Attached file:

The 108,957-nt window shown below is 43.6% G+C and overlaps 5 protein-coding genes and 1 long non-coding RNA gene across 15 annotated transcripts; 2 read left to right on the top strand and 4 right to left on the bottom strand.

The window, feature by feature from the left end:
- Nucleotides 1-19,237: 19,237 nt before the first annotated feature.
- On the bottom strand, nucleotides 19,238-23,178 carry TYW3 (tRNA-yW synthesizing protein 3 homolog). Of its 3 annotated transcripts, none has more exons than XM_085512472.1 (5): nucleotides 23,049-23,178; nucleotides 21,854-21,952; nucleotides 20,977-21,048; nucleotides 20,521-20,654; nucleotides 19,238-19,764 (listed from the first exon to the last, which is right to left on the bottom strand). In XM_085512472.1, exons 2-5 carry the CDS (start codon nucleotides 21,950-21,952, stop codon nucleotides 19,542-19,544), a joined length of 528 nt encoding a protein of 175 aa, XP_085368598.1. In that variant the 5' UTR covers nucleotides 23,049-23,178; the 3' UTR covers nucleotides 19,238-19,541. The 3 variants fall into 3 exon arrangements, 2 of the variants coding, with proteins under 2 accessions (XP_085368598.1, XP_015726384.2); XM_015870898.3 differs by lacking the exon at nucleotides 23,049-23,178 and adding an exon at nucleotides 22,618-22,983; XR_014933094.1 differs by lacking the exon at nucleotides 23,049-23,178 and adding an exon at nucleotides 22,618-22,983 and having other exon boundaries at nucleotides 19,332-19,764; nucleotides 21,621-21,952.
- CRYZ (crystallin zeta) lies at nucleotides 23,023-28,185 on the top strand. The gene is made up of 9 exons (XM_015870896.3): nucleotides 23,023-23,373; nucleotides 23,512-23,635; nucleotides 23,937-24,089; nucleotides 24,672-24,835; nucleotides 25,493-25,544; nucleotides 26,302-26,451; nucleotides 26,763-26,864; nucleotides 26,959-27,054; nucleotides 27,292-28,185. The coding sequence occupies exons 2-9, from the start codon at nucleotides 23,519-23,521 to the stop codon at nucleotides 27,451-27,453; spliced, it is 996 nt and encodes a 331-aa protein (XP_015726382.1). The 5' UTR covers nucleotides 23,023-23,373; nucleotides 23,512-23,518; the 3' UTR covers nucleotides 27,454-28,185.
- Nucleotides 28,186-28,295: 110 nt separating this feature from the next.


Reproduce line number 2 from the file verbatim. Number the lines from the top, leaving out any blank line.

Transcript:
The window, feature by feature from the left end: